We next investigated whether the decrease in hnRNP A1 expression in C91PL cells was interfering with the expression of viral mRNAs. Real-time quantitative PCR assays were performed to quantify viral mRNAs by using the same primer pairs described above. Results (from two different transduction experiments) assessing the amount of total viral mRNAs (Fig 6A) revealed that suppression of hnRNP A1 in siRNA-transduced C91PL cells was leading to a significant increase of viral transcription (1.7 to 1.8 fold), when compared to PRS control cells. Then, the analysis of the relative nuclear and cytoplasmic levels of unspliced gag/pol, singly spliced env and doubly spliced tax/rex mRNAs indicated that the expression of unspliced gag/pol mRNA was 2 and 3-fold enhanced respectively in the nucleus and cytoplasm of siRNA-transduced C91PL cells, whereas the expression and the distribution of spliced env mRNAs were not significantly altered (Fig. 6B). A slight increase of the doubly-spliced tax/rex mRNAs was observed in both compartments.

Figure 6
figure 6

Effect of hnRNP A1 depletion on viral gene expression. (A) Quantification of total viral gene expression in siRNA-transduced C91PL cells by quantitative PCR. Nuclear and cytoplasmic mRNAs were extracted from siRNA (black bars)- or control PRS (white bars)- transduced C91PL cells. Equal amounts of mRNA were reverse transcribed with oligo-dT and subjected to RQ- PCR. Results are expressed as the relative levels of total viral mRNA to cellular β-actin. Error bars indicate standard deviations. (B) Analysis of the nucleo-cytoplasmic expression of viral genes. Four days after transduction, mRNAs were extracted and analyzed as in Fig. 3B. Results are expressed as the amount of nuclear (grey bar) and cytoplasmic (black bar) indicated mRNA relative to β-actin. (C) Evaluation of the nuclear export rate (NER) of Rex-dependent (gag/pol plus env) mRNA and of Rex-independent (tax/rex) mRNA in PRS- or siRNA- transduced C91 PL cells.

These results suggest that inhibition of hnRNP A1 in C91PL cells mainly correlates with a defect in the splicing of genomic mRNAs. The NER of the unspliced and singly spliced mRNAs was significantly higher in siRNA-treated cells than in control cells, whereas the cytoplasmic expression of tax/rex mRNAs, which is Rex-independent was not modified (Fig. 6C). As the nucleo-cytoplasmic transport of the former is Rex-dependent, these observations propose that the depletion of hnRNPAl correlates with an increase of Rex activity. Finally, whereas a flow cytometry analysis indicated a similar percentage of p19gag producing cells in siRNA-transduced C91PL cells and in control cells, the quantification of 19gag in the supernatant medium of siRNA-transduced cells revealed a 1.5-fold increase of the p19gag amount (1017 ± 26 pg/ml), compared to that in control cells (678 ± 104 pg/ml).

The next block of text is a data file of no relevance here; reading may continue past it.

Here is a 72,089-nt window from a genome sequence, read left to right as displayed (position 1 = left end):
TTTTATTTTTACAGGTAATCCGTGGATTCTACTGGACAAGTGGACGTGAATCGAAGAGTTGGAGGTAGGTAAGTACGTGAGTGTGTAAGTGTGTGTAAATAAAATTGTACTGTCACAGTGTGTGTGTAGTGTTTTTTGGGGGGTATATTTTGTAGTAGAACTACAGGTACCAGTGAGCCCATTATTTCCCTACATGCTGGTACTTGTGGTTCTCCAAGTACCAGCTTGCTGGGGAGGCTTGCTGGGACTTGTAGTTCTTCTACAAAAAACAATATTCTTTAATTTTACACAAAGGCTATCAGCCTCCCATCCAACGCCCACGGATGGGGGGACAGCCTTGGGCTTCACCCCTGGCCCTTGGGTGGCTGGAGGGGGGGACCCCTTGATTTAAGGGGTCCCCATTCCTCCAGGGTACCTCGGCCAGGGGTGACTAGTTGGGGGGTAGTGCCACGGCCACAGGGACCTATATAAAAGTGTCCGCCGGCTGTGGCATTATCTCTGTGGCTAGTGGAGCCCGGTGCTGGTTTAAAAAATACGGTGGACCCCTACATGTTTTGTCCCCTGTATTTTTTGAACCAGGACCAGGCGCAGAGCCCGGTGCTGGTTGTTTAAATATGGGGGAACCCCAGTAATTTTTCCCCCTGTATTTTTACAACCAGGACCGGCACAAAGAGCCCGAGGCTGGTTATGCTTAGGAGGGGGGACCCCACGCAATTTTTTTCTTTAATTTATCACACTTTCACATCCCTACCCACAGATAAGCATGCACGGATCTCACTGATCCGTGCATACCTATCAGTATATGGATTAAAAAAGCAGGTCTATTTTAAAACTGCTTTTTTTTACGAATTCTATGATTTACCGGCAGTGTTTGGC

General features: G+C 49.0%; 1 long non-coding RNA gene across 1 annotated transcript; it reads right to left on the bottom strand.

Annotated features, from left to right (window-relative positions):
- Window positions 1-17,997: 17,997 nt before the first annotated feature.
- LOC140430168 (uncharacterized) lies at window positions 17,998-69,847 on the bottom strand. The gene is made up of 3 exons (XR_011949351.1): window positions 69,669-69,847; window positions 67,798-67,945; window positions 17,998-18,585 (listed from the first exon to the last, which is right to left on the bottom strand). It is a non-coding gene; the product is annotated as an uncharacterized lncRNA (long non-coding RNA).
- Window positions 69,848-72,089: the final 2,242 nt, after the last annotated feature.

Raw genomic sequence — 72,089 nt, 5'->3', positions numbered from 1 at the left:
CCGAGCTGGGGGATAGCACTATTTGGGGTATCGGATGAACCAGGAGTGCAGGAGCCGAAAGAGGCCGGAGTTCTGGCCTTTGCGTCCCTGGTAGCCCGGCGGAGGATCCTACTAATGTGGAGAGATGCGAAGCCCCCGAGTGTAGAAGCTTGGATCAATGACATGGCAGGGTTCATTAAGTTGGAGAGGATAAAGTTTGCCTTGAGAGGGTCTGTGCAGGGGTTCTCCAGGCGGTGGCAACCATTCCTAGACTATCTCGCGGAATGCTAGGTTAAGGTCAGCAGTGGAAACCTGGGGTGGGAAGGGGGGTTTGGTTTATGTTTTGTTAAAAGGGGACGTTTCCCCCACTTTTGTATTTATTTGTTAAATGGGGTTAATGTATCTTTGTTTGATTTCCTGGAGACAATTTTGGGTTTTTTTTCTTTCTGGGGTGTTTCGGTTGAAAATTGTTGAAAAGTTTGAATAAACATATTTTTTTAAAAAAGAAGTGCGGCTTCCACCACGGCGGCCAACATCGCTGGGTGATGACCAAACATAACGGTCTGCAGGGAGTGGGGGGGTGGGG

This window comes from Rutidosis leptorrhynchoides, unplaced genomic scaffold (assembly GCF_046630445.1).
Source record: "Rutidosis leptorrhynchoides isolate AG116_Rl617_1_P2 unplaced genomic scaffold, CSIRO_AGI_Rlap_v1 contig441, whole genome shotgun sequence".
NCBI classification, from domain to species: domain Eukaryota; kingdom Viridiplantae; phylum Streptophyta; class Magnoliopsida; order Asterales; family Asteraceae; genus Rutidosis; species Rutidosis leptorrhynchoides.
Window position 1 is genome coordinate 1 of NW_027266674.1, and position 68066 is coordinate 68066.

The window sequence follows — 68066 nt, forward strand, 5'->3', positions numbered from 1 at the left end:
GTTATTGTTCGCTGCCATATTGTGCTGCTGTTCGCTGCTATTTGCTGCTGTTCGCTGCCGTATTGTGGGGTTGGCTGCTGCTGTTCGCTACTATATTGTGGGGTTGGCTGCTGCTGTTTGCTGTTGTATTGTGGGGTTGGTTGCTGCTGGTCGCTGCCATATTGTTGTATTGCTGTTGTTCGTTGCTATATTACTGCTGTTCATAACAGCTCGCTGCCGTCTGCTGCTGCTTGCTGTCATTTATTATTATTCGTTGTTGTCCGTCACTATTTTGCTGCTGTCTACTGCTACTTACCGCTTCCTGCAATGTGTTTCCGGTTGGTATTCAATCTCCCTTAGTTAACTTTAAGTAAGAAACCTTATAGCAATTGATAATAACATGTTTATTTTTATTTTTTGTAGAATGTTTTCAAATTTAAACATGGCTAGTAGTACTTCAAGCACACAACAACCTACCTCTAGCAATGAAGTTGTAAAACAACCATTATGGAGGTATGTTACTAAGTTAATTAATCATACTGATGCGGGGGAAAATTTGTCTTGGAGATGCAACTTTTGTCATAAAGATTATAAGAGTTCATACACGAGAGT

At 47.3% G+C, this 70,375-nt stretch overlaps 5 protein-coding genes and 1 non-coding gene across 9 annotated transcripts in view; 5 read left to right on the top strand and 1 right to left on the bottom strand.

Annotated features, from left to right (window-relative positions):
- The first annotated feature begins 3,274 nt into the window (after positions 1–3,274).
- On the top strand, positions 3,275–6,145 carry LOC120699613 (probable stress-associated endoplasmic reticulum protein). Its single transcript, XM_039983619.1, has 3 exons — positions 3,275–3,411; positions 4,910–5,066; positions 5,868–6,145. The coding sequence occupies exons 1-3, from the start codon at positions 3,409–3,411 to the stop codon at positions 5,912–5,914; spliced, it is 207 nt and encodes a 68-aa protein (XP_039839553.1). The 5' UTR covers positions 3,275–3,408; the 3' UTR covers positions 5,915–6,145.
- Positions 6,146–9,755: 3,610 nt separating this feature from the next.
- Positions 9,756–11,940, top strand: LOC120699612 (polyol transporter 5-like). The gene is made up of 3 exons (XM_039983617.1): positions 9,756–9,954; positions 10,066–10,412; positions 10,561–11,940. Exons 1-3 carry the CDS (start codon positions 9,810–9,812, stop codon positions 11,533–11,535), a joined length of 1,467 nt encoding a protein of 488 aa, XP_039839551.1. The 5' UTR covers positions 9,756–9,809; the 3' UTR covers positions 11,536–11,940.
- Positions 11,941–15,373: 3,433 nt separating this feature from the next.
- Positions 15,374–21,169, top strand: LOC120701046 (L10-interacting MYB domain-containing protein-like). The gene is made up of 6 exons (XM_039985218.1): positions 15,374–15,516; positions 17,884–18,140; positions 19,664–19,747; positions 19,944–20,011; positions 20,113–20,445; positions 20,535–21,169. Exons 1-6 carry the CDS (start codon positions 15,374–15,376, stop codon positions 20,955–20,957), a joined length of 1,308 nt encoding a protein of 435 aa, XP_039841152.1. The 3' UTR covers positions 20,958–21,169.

Collectively, these data support that the hnRNP A1 depletion in HTLV-1-producing T cells increases viral transcription, is correlated with a defect in the splicing process at the level of the gag/pol transcript and increases the post-transcriptional activity of Rex leading to an increase of viral production.


The ubiquitously expressed hnRNP A1, an RNA-binding protein, is a nucleocytoplasmic shuttling hnRNP that accompanies eukaryotic mRNAs from the active site of transcription to that of translation. As such, hnRNP A1 is involved in a variety of important cellular functions, including RNA splicing, transport, turnover and translation. We have previously shown that hnRNP A1 decreases the post-transcriptional activity of the Rex protein of HTLV-1, by interfering with the binding of the viral protein on its response element, present on the 3' LTR of all viral RNAs. Here we first report that the mutation of a putative binding site of hnRNP A1 in the XRE enhances the functional activity of Rex. This observation obtained through transient transfection experiments, confirms that A1 proteins could antagonize the post-transcriptional activity of Rex, by a competitive mechanism.

We have next investigated the role of hnRNP A1 in HTLV-1 transformed C91PL cells, which produce HTLV-1 virions. These express the three differentially spliced (the unspliced gag/pol, the singly spliced env and the doubly spliced tax/rex) mRNAs, which encode the structural and regulatory proteins. The gag/pol and env mRNAs are dependent on Rex for their cytoplasmic expression. To determine whether hnRNP A1 interferes with viral replication, we first examined the effect of the ectopic expression of an hnRNP A1 mutant (NLS-A1-HA) defective in nuclear export activity. This mutant was previously used to assess the potential role of hnRNP A1 in nucleocytoplasmic shuttling activity in normal and leukemic myelopoiesis. Interestingly it was found that the ectopic expression of this dominant negative form of hnRNP A1 resulted in the downmodulation of the nucleocytoplasmic trafficking of cellular mRNAs that encode proteins affecting the phenotype of normal and transformed myeloid progenitors [24]. In the present study, we showed that NLS-A1-HA- C91PL cells expressed a higher level of total viral transcripts than that observed in control cells, suggesting that the ectopic expression of this hnRNP A1 mutant correlated with an increased proviral transcription and/or stability of the viral RNA.